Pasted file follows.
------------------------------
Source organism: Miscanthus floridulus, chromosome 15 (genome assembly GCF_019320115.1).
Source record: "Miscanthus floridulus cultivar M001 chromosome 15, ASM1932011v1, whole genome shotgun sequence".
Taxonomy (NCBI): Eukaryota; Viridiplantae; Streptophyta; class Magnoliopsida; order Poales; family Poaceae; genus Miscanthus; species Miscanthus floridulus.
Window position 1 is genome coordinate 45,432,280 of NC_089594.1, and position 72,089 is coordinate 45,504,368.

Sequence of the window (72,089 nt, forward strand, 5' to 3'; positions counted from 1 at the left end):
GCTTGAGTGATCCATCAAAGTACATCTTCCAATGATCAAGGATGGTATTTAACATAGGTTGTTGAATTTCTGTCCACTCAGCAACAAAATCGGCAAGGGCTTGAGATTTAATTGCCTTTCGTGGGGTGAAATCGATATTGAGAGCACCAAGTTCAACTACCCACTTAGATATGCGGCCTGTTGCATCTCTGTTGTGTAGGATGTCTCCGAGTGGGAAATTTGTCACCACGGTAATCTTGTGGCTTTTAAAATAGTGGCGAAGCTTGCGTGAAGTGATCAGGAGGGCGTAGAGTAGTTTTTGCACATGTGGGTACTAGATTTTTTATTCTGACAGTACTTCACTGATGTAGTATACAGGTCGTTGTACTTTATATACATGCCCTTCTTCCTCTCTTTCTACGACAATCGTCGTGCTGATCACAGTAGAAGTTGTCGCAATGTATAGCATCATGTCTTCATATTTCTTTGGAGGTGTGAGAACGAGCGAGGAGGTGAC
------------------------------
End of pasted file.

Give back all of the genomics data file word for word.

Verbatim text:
Source organism: Miscanthus floridulus, chromosome 15 (genome assembly GCF_019320115.1).
Source record: "Miscanthus floridulus cultivar M001 chromosome 15, ASM1932011v1, whole genome shotgun sequence".
Taxonomy (NCBI): Eukaryota; Viridiplantae; Streptophyta; class Magnoliopsida; order Poales; family Poaceae; genus Miscanthus; species Miscanthus floridulus.
Window position 1 is genome coordinate 45,432,280 of NC_089594.1, and position 72,089 is coordinate 45,504,368.

Sequence of the window (72,089 nt, forward strand, 5' to 3'; positions counted from 1 at the left end):
GCTTGAGTGATCCATCAAAGTACATCTTCCAATGATCAAGGATGGTATTTAACATAGGTTGTTGAATTTCTGTCCACTCAGCAACAAAATCGGCAAGGGCTTGAGATTTAATTGCCTTTCGTGGGGTGAAATCGATATTGAGAGCACCAAGTTCAACTACCCACTTAGATATGCGGCCTGTTGCATCTCTGTTGTGTAGGATGTCTCCGAGTGGGAAATTTGTCACCACGGTAATCTTGTGGCTTTTAAAATAGTGGCGAAGCTTGCGTGAAGTGATCAGGAGGGCGTAGAGTAGTTTTTGCACATGTGGGTACTAGATTTTTTATTCTGACAGTACTTCACTGATGTAGTATACAGGTCGTTGTACTTTATATACATGCCCTTCTTCCTCTCTTTCTACGACAATCGTCGTGCTGATCACAGTAGAAGTTGTCGCAATGTATAGCATCATGTCTTCATATTTCTTTGGAGGTGTGAGAACGAGCGAGGAGGTGAC